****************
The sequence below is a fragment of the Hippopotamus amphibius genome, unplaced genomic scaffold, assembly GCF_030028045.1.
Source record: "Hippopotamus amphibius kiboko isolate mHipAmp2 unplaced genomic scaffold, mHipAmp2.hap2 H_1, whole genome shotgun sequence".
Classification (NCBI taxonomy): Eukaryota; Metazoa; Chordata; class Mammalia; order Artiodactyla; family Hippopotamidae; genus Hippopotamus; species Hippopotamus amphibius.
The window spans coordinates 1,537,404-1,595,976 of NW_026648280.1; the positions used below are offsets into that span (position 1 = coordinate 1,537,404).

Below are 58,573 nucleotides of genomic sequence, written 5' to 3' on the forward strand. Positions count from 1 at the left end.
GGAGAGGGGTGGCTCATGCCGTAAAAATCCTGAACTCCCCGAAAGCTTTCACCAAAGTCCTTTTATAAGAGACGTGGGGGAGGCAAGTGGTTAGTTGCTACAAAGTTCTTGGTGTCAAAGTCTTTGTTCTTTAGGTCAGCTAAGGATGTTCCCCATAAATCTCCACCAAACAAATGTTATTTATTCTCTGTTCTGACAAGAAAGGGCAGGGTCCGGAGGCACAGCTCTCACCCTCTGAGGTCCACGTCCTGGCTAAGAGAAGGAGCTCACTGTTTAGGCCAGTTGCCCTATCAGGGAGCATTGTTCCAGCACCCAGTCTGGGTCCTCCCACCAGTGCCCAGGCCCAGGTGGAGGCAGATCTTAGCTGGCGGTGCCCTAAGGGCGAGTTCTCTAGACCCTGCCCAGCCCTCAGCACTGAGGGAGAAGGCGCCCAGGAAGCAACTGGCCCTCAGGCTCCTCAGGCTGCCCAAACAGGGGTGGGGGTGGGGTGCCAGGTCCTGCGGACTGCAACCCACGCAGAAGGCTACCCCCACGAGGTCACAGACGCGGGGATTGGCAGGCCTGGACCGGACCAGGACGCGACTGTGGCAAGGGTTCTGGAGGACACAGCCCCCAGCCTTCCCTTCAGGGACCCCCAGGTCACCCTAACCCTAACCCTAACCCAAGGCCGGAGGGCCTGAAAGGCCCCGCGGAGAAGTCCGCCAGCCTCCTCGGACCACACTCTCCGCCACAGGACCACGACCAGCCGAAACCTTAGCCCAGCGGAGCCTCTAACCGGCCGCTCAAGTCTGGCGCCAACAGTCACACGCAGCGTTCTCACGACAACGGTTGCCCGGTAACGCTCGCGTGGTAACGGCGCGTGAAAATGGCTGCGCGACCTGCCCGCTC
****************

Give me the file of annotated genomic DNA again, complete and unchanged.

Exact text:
The sequence below is a fragment of the Hippopotamus amphibius genome, unplaced genomic scaffold, assembly GCF_030028045.1.
Source record: "Hippopotamus amphibius kiboko isolate mHipAmp2 unplaced genomic scaffold, mHipAmp2.hap2 H_1, whole genome shotgun sequence".
Classification (NCBI taxonomy): Eukaryota; Metazoa; Chordata; class Mammalia; order Artiodactyla; family Hippopotamidae; genus Hippopotamus; species Hippopotamus amphibius.
The window spans coordinates 1,537,404-1,595,976 of NW_026648280.1; the positions used below are offsets into that span (position 1 = coordinate 1,537,404).

Below are 58,573 nucleotides of genomic sequence, written 5' to 3' on the forward strand. Positions count from 1 at the left end.
GGAGAGGGGTGGCTCATGCCGTAAAAATCCTGAACTCCCCGAAAGCTTTCACCAAAGTCCTTTTATAAGAGACGTGGGGGAGGCAAGTGGTTAGTTGCTACAAAGTTCTTGGTGTCAAAGTCTTTGTTCTTTAGGTCAGCTAAGGATGTTCCCCATAAATCTCCACCAAACAAATGTTATTTATTCTCTGTTCTGACAAGAAAGGGCAGGGTCCGGAGGCACAGCTCTCACCCTCTGAGGTCCACGTCCTGGCTAAGAGAAGGAGCTCACTGTTTAGGCCAGTTGCCCTATCAGGGAGCATTGTTCCAGCACCCAGTCTGGGTCCTCCCACCAGTGCCCAGGCCCAGGTGGAGGCAGATCTTAGCTGGCGGTGCCCTAAGGGCGAGTTCTCTAGACCCTGCCCAGCCCTCAGCACTGAGGGAGAAGGCGCCCAGGAAGCAACTGGCCCTCAGGCTCCTCAGGCTGCCCAAACAGGGGTGGGGGTGGGGTGCCAGGTCCTGCGGACTGCAACCCACGCAGAAGGCTACCCCCACGAGGTCACAGACGCGGGGATTGGCAGGCCTGGACCGGACCAGGACGCGACTGTGGCAAGGGTTCTGGAGGACACAGCCCCCAGCCTTCCCTTCAGGGACCCCCAGGTCACCCTAACCCTAACCCTAACCCAAGGCCGGAGGGCCTGAAAGGCCCCGCGGAGAAGTCCGCCAGCCTCCTCGGACCACACTCTCCGCCACAGGACCACGACCAGCCGAAACCTTAGCCCAGCGGAGCCTCTAACCGGCCGCTCAAGTCTGGCGCCAACAGTCACACGCAGCGTTCTCACGACAACGGTTGCCCGGTAACGCTCGCGTGGTAACGGCGCGTGAAAATGGCTGCGCGACCTGCCCGCTC